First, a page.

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Bill of Lading (BOL)

Bill of Lading (BOL)

Updated May 29, 2024

A bill of lading is a document used to ship goods by freight. It serves as a contract between the sender and the shipping company that describes the contents of the shipment and identifies the origin, destination, and the parties involved. The bill of lading accompanies the freight throughout the shipping process to serve as a receipt, proof of shipment, and ultimately as title to the goods being transported.

When is it required?

According to the Code of Federal Regulations, all common carriers, except express companies, engaged in the transportation of property other than livestock and wild animals, by rail or by water are required to use a bill of lading.

Table of Contents

Required Information

The format and layout of a bill of lading can vary. Shippers and carriers typically use their own forms, and commercially available templates will differ from one to the next. However, the Federal Code of Regulations requires, generally, that a bill of lading includes the following information:[1]

  • Names of consignor and consignee (shipper and receiver)
  • Origin and destination points
  • Number of packages
  • Description of Freight
  • Weight, volume, or measurement of freight (if applicable to the rating of the freight)

Identifying Hazardous Materials

Hazardous materials must be identified as the first items in the freight description on a bill of lading. The Department of Transportation requires that specific information is included in the description, and they provide compliance guidance for shippers and carriers.[2]

Hazardous materials include:

  • Explosives
  • Gasses
  • Flammable solids and liquids
  • Oxidizers and corrosive materials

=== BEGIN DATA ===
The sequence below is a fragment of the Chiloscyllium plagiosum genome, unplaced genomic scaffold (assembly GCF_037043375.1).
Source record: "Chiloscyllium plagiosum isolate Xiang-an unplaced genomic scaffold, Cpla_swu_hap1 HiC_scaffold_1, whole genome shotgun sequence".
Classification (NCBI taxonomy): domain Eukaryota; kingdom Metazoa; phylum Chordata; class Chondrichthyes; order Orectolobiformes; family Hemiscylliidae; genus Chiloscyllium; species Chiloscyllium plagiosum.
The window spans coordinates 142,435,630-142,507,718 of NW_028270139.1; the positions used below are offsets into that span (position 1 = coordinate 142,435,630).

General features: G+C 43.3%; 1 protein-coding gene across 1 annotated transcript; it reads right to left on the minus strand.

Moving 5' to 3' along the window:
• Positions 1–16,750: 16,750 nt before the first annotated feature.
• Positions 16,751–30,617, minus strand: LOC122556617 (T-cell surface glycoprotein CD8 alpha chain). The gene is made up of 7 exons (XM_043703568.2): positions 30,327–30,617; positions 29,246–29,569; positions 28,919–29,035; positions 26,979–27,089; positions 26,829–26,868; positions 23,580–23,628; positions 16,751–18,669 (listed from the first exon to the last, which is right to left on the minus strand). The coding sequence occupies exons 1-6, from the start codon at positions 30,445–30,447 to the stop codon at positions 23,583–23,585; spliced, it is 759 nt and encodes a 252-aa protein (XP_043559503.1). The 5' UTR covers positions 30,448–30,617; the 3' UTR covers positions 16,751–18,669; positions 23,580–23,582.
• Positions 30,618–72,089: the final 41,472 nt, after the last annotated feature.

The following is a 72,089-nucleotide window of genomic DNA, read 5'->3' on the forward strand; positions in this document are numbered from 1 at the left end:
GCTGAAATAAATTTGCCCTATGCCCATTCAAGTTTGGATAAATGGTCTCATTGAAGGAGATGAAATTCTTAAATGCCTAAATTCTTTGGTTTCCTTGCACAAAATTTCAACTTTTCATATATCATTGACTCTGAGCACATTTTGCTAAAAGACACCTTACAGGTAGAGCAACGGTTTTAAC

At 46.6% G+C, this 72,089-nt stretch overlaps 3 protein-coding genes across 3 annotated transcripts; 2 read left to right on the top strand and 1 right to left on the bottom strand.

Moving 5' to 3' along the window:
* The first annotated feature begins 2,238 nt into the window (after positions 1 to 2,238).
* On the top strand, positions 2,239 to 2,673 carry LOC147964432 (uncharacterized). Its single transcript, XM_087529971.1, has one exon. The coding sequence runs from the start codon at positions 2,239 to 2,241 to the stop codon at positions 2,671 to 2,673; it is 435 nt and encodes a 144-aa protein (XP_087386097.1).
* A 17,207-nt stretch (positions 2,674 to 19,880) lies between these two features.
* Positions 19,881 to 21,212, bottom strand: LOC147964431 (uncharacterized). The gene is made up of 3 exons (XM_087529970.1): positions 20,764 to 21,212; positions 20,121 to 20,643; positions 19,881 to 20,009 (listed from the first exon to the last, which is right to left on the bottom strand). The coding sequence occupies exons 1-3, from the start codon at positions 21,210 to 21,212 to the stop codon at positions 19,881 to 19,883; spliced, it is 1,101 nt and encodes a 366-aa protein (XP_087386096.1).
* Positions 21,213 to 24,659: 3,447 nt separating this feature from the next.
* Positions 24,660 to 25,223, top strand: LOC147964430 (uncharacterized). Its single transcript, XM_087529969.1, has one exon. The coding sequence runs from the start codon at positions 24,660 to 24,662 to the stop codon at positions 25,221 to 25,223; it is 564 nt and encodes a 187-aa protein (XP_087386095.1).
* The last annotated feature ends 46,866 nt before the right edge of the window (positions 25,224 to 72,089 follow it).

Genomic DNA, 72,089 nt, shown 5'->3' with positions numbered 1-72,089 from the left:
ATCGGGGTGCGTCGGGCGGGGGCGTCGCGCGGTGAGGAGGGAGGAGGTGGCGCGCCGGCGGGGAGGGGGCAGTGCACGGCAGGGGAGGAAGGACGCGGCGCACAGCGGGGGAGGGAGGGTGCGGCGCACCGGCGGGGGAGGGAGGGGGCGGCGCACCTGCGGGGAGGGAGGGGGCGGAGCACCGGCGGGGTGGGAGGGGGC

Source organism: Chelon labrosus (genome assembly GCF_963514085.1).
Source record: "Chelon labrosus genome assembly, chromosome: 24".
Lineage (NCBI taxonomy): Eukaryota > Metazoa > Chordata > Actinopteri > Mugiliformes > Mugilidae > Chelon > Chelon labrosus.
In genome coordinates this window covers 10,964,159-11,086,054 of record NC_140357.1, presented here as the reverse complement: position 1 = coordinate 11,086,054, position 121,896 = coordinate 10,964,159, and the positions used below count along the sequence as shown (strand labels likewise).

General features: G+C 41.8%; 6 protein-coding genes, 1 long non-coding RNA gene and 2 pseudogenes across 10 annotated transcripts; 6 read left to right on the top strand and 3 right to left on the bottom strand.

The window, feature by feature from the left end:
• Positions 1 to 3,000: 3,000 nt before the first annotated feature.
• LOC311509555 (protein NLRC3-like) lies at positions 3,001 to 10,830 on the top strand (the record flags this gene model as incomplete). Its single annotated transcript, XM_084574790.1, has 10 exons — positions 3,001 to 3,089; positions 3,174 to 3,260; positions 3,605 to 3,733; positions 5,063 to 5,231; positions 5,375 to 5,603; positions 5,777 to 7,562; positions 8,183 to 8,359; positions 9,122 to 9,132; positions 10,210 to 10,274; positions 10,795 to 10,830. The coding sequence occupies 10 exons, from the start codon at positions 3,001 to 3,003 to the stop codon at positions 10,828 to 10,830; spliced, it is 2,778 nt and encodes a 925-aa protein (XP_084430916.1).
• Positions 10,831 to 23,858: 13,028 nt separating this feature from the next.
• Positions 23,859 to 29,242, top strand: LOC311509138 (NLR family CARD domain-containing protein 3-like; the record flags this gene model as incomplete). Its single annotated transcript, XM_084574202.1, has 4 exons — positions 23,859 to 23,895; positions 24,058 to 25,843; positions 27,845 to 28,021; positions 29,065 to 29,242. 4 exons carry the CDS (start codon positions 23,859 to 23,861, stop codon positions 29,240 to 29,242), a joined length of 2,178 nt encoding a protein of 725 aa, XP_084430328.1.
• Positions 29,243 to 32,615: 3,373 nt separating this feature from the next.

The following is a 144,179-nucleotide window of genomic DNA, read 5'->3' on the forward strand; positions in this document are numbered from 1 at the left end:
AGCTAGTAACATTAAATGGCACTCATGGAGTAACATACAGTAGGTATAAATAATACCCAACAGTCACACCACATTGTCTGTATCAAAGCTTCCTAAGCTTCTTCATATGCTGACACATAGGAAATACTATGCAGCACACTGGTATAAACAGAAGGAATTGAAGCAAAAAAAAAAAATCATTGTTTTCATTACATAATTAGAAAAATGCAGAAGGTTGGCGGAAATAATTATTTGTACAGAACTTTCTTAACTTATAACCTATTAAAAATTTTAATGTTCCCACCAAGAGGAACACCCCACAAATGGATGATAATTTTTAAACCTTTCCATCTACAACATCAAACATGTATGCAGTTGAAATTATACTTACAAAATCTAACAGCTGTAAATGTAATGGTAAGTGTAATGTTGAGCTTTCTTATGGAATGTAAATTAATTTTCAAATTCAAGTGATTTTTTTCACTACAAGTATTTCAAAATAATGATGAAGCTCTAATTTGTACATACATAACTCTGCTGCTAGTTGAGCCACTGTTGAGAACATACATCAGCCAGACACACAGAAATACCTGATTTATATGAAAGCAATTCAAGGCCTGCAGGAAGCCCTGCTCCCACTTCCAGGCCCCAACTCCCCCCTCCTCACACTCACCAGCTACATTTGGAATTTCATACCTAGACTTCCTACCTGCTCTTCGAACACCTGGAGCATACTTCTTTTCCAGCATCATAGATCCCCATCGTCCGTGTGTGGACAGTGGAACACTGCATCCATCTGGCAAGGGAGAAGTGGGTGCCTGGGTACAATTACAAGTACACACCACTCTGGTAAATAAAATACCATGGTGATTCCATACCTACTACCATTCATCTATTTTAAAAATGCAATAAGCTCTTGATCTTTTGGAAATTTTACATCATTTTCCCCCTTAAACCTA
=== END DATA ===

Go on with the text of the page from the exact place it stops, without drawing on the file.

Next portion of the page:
• Poisonous and infectious substances
  • Radioactive materials

It should be noted that some household goods, electronics, and appliances contain hazardous materials that must be identified. An extensive list of hazardous materials by name is provided in the Code of Federal Regulations Table 172.101

Types of Bills of Lading

There are many types of bills of lading, each having a specific purpose. Some important factors that determine which to use are:

  • Shipping method (land, sea, or air)
  • Carrier preference (depending on workflow)
  • Origin and destination (domestic or international)
  • Negotiable or not-negotiable (whether goods are transferrable or not)

For domestic freight shipments, and some international shipments, the most common type of bill of lading is the uniform straight bill of lading. Required by law, it is used in most cases, regardless of shipping method and is accepted by all carriers.

Uniform Straight Bill of Lading

Federal law requires the use of this type of bill of lading (or the less common “uniform order bill of lading”) for domestic interstate freight shipments.[3] The law specifies the format and information to be included on the form as well as detailing the contract that is created between the shipper and carrier when it is used.[4]

Many shipping companies have a proprietary version of the form that is typically provided for free to their customers. Blank versions of the document are also available for sale on eCommerce sites and at office supply stores.

FAQs

Who issues a bill of lading?

Technically, the shipping company (or carrier) issues a bill of lading. However, issuing a bill of lading is different from creating a bill of lading. Shippers must provide details about the goods before the carrier can issue the BOL. In many cases, the shipper provides the carrier with a bill of lading that includes details about the origin, destination, and freight. Once the freight is loaded, the carrier will complete the BOL and “issue” it.

Who is the “Consignee” on a bill of lading?

The Consignee is the receiving party. This is the person or company that the freight is being shipped to.

What date should be entered on a bill of lading?

The date on a bill of lading should be the date that the freight was loaded. If loading takes multiple days, the date should reflect the day that the loading was completed.

What is the bill of lading number?

The bill of lading number is generated by the shipping company. It is a unique number that identifies the shipment. The format for a BOL# or B/L# is four letters followed by eight, ten, or twelve-digit code. Example: ABCD12345678

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